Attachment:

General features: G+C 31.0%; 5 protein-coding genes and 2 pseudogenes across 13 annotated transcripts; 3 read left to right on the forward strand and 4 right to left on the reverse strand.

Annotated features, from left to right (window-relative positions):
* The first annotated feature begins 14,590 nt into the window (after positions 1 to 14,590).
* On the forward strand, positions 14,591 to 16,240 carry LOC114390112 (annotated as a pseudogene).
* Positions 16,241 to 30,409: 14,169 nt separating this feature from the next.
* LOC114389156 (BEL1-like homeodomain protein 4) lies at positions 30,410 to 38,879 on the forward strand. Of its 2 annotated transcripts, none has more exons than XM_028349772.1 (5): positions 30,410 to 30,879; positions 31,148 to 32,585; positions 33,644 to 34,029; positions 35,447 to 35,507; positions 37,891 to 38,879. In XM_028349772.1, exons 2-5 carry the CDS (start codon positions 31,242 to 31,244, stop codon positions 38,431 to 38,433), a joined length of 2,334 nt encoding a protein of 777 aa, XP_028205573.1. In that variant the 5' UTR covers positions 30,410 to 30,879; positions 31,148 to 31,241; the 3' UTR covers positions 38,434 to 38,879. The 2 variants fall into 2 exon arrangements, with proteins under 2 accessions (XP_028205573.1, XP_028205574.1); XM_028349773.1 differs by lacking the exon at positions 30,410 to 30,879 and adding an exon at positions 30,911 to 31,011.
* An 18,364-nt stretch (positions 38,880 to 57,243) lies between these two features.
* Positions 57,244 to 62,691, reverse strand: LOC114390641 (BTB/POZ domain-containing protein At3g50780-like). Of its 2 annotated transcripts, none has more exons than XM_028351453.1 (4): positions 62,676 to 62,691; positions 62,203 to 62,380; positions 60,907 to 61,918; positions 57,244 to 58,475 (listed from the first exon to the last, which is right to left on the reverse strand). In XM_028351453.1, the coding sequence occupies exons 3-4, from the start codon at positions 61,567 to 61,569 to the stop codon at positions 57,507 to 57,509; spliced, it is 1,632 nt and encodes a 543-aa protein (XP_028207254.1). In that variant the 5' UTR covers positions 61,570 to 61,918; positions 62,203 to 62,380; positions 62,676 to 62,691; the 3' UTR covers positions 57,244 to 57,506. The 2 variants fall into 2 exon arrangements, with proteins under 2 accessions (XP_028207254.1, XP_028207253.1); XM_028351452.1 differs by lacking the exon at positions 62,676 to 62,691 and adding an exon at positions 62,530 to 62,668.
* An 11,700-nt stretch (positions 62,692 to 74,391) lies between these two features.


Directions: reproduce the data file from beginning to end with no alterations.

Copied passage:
General features: G+C 31.0%; 5 protein-coding genes and 2 pseudogenes across 13 annotated transcripts; 3 read left to right on the forward strand and 4 right to left on the reverse strand.

Annotated features, from left to right (window-relative positions):
* The first annotated feature begins 14,590 nt into the window (after positions 1 to 14,590).
* On the forward strand, positions 14,591 to 16,240 carry LOC114390112 (annotated as a pseudogene).
* Positions 16,241 to 30,409: 14,169 nt separating this feature from the next.
* LOC114389156 (BEL1-like homeodomain protein 4) lies at positions 30,410 to 38,879 on the forward strand. Of its 2 annotated transcripts, none has more exons than XM_028349772.1 (5): positions 30,410 to 30,879; positions 31,148 to 32,585; positions 33,644 to 34,029; positions 35,447 to 35,507; positions 37,891 to 38,879. In XM_028349772.1, exons 2-5 carry the CDS (start codon positions 31,242 to 31,244, stop codon positions 38,431 to 38,433), a joined length of 2,334 nt encoding a protein of 777 aa, XP_028205573.1. In that variant the 5' UTR covers positions 30,410 to 30,879; positions 31,148 to 31,241; the 3' UTR covers positions 38,434 to 38,879. The 2 variants fall into 2 exon arrangements, with proteins under 2 accessions (XP_028205573.1, XP_028205574.1); XM_028349773.1 differs by lacking the exon at positions 30,410 to 30,879 and adding an exon at positions 30,911 to 31,011.
* An 18,364-nt stretch (positions 38,880 to 57,243) lies between these two features.
* Positions 57,244 to 62,691, reverse strand: LOC114390641 (BTB/POZ domain-containing protein At3g50780-like). Of its 2 annotated transcripts, none has more exons than XM_028351453.1 (4): positions 62,676 to 62,691; positions 62,203 to 62,380; positions 60,907 to 61,918; positions 57,244 to 58,475 (listed from the first exon to the last, which is right to left on the reverse strand). In XM_028351453.1, the coding sequence occupies exons 3-4, from the start codon at positions 61,567 to 61,569 to the stop codon at positions 57,507 to 57,509; spliced, it is 1,632 nt and encodes a 543-aa protein (XP_028207254.1). In that variant the 5' UTR covers positions 61,570 to 61,918; positions 62,203 to 62,380; positions 62,676 to 62,691; the 3' UTR covers positions 57,244 to 57,506. The 2 variants fall into 2 exon arrangements, with proteins under 2 accessions (XP_028207254.1, XP_028207253.1); XM_028351452.1 differs by lacking the exon at positions 62,676 to 62,691 and adding an exon at positions 62,530 to 62,668.
* An 11,700-nt stretch (positions 62,692 to 74,391) lies between these two features.